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8 March 2007 A method for analyzing contrast-detail curves
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The purpose of this study was to develop a concise way to summarize radiographic contrast detail curves. We obtained experimental data that measured lesion detection in CT images of a 5-year-old anthropomorphic phantom. Five lesion diameters (2.5 to 12.5 mm) were investigated, and contrast detail (CD) curves were generated at each of five tube current-exposure time product (mAs) values using twoalternative forced-choice (2-AFC) studies. A performance index for each CD curve was calculated as the area under the curve bounded by the maximum and minimum lesion sizes, with this value being normalized by the range of lesion sizes used. We denote this quantity, which is mathematically equal to the mean value of the CD curve, as the contrast-detail performance index (PCD). This quantity is inspired by the area under the curve (Az) that is used as a performance index in ROC studies, though there are important differences. PCD, like Az, allows for the reduction in the dimensionality of experimental results, simplifying interpretation of data while discarding details of the respective curve (CD or ROC). Unlike Az, PCD decreases with increasing performance, and the range of values is not fixed as for Az (i.e. 0 < Az < 1). PCD is proportional to the average SNR for the lesions used in the 2-AFC experiments, and allows relative performance comparisons as experimental parameters are changed. For the CT data analyzed, the PCD values were 0.196, 0.166, 0.146, 0.132, and 0.121 at mAs values of 30, 50, 70, 100, and 140, respectively. This corresponds to an increase in performance (i.e. decrease in required contrast) relative to the 30 mAs PCD value of 62%, 48%, 33%, and 18% for the 140, 100, 70, and 50 mAs data, respectively.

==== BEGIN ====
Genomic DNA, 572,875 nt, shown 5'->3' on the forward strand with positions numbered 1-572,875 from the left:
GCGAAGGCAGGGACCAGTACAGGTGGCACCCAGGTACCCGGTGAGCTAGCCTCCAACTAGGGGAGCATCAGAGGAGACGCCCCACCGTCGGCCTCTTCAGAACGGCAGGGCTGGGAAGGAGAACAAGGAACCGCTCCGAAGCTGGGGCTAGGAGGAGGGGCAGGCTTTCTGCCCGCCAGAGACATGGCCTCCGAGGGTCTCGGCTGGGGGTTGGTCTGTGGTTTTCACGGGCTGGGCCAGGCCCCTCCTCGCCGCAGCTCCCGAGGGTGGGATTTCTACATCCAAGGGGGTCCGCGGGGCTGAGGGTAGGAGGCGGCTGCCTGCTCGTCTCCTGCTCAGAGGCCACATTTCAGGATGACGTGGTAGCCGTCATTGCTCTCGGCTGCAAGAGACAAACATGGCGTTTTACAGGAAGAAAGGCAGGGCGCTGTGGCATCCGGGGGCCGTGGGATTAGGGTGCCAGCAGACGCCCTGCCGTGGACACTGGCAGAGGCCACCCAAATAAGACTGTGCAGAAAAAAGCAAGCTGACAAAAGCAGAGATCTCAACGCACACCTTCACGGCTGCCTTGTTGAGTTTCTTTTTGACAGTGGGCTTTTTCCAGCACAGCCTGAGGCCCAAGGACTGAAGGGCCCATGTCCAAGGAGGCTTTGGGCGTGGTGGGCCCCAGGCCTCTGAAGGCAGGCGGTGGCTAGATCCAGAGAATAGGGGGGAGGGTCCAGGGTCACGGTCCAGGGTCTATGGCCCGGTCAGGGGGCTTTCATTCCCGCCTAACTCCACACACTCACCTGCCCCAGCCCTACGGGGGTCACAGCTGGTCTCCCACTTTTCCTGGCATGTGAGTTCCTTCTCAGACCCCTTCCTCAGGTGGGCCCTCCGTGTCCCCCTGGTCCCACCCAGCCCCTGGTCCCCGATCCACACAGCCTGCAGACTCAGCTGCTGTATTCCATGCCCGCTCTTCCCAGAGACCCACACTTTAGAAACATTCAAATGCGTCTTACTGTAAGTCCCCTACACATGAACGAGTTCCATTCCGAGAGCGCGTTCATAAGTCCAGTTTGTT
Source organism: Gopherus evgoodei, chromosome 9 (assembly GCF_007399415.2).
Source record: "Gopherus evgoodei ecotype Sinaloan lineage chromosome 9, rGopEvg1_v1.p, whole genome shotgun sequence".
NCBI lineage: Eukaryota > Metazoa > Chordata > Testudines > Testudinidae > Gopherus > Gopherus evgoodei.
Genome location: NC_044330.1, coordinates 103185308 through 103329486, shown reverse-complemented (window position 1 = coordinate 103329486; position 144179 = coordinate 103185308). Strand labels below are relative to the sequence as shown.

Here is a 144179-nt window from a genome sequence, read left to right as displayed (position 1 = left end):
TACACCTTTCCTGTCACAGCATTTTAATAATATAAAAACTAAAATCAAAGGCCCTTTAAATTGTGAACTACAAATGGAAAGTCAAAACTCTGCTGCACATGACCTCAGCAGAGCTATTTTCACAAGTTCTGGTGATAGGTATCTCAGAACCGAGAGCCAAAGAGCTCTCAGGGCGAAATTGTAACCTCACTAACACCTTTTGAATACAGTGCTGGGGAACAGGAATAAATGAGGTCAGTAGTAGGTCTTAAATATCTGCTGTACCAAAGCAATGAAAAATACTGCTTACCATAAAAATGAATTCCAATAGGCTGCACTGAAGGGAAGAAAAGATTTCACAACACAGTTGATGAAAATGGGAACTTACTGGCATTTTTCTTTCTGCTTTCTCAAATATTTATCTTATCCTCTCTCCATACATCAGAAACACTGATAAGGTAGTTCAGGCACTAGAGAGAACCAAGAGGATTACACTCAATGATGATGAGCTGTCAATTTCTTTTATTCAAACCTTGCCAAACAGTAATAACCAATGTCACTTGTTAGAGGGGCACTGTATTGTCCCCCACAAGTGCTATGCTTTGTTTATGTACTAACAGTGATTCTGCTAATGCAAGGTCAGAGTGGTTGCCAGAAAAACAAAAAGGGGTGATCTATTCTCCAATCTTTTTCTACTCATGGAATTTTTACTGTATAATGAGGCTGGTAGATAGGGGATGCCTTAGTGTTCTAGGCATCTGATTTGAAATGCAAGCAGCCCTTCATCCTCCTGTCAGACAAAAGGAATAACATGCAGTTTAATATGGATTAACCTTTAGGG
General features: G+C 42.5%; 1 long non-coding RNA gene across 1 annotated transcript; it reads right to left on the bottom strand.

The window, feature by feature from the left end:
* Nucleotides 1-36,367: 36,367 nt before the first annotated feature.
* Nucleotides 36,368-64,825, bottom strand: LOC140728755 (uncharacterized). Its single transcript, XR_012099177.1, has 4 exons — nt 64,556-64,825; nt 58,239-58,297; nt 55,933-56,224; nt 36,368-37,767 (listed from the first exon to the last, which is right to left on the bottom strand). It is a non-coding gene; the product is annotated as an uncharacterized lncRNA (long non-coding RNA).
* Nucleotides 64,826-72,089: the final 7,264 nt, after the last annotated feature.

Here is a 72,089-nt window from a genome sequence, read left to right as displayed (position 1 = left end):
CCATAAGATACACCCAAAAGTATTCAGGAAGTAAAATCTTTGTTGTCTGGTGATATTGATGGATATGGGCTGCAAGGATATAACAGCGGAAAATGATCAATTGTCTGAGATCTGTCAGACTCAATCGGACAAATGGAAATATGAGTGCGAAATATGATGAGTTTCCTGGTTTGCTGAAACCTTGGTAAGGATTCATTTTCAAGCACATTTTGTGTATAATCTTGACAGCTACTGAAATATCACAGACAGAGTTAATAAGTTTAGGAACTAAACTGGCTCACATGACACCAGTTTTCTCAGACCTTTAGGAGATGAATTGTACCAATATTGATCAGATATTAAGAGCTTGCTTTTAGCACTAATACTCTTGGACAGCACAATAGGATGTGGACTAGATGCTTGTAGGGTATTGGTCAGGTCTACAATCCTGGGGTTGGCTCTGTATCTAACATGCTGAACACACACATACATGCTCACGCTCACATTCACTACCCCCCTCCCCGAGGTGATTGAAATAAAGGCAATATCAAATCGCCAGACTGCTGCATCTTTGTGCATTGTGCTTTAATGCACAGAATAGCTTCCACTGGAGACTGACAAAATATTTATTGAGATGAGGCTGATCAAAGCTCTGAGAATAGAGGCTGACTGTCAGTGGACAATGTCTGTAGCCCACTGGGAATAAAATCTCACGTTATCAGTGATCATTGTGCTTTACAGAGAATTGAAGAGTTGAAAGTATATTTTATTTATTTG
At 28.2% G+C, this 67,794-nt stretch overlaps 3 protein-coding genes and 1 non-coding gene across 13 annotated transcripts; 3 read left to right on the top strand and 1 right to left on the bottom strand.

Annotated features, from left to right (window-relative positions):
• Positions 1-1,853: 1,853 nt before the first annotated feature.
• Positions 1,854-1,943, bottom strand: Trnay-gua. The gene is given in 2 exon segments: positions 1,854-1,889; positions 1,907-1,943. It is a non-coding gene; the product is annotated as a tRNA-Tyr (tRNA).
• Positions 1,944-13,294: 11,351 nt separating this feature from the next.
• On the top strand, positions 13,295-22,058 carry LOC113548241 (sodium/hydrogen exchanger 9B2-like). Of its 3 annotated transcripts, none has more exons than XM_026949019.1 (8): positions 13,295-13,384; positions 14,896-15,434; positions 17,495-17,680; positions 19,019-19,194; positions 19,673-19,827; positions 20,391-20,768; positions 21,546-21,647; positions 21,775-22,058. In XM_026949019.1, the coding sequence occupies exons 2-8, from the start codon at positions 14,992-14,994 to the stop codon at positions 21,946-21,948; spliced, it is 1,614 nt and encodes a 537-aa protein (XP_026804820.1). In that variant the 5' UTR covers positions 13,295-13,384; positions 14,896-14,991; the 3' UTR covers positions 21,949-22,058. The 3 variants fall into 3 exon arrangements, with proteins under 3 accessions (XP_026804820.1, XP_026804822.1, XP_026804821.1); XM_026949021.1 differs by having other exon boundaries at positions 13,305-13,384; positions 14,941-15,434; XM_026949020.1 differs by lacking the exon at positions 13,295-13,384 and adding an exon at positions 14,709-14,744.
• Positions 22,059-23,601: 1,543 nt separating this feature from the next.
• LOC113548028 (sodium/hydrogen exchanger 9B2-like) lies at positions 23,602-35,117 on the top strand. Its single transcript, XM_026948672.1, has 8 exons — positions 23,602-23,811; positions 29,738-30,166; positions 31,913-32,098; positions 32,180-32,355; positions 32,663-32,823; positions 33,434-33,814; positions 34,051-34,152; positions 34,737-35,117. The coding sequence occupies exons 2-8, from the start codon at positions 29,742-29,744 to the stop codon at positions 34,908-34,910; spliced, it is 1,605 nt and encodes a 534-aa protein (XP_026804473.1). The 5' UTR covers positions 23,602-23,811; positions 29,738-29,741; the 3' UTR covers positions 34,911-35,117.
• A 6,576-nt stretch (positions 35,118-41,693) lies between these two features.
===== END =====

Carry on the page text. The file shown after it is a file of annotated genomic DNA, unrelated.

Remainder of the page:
© (2007) COPYRIGHT Society of Photo-Optical Instrumentation Engineers (SPIE). Downloading of the abstract is permitted for personal use only.
K. M. Ogden, W. Huda, K. Shah, E. M. Scalzetti, R. L. Lavallee, and M. L. Roskopf "A method for analyzing contrast-detail curves", Proc. SPIE 6515, Medical Imaging 2007: Image Perception, Observer Performance, and Technology Assessment, 65151H (8 March 2007);

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